NATO and the EU are facing an increasingly uncertain and complex situation with overlapping crises on their eastern and southern borders. The increasingly aggressive military posture of the Kremlin represents one of the main challenges for NATO and the EU. Russia is showing willingness to compete strategically and to confront the two organisations directly, right now, both in their common neighbourhood and on the ideological and political level in their respective domestic contexts. NATO and the EU, meanwhile, are still only in the process of trying to build a sound strategy to deal with this multidimensional political warfare.
When it comes to the Eastern and Southern flanks, NATO has, to date, favoured an approach which analyses the threats separately. Those who focus on the Mediterranean know little of Russia, while Russia and Eastern European experts know even less of the southern and eastern rim Mediterranean countries. Issues and interests are, however, increasingly cross-linked, if not intertwined. Yet NATO members have different perceptions, interests and therefore agendas which are linked to history and economics, possession or not of effective armies and energy dependence, and these differences risk seriously fragmenting NATO’s analysis.
Consequently, perceptions of Russian behaviour differ significantly. With regard to NATO’s Eastern flank, there is broad agreement that Russia is the major destabilising factor and a clear threat to some member states of NATO. But where Russian policy in the eastern and southern Mediterranean are concerned, views differ significantly. Some southern European countries, while fully committed to their obligations on NATO’s Eastern flank, seem less worried than their northern European peers about Russia’s renewed projection of power in Syria after an absence of two decades, let alone in Libya. Countries on the southern rim, notably Algeria - which is an important military power and energy supplier to Europe- are essentially on the same wavelength as Russia with regard to Syria. They also share Russian criticism of the manner in which events unfolded in Libya in 2011. In particular, Algeria was upset that its warning to leading Western capitals about the serious fallout that would ensue from the demise of the Libyan leader, both in North Africa and the Sahel, were ignored.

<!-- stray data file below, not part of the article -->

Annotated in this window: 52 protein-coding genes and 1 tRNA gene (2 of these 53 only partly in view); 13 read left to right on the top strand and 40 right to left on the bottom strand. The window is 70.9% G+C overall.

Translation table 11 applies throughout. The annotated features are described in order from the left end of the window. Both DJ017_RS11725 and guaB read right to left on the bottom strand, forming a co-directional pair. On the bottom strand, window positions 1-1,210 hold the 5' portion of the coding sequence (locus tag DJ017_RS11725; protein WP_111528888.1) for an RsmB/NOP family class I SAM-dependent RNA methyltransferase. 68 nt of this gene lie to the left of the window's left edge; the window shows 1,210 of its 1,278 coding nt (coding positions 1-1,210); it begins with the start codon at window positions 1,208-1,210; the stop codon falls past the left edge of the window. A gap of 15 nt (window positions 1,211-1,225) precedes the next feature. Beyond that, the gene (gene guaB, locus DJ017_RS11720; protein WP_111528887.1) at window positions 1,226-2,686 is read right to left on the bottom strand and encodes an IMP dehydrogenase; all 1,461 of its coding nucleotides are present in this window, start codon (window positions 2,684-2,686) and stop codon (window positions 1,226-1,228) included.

The context of both flanks could not be more different. In the East, the lines of confrontation are clear. Russian behaviour has restored deterrence and collective defence as the Alliance’s core purposes. Defining a clear strategy to counter hybrid warfare has begun, though it remains very much a work in progress. In the Mediterranean, however, NATO has yet to define an overarching structure to deal with the complex challenges the region presents, notably those related to governance issues and the strengthening of existing states.
Energy presents a further challenge: Russian gas supply to the EU offers the Kremlin leverage, which will only be increased if Nord Stream 2 is built. Meanwhile the four underwater gas pipelines which link Algeria (3) and Libya (1) to Europe are running more than half empty. NATO and the EU should develop their strategic dialogue with Algeria and Libya, both of which have huge reserves of oil, gas and shale. The EU meanwhile must continue to develop the gas connection between its members, notably that between Spain and France. Such policies would contribute to enhancing the EU’s security of energy supply, rendering Europe less vulnerable to Russian pressure.
Eight papers by respected authors attempt to shed more light on these seriously complex issues and to suggest ways forward. The authors brought together here come from backgrounds which seldom allow them to exchange views. We think more work is needed on how the challenges from East and South can be assessed jointly and seen as one, allowing the creation of a more coherent overall strategy for NATO. Chris Donnelly’s Epilogue offers the long view of someone well versed in the art of strategic planning.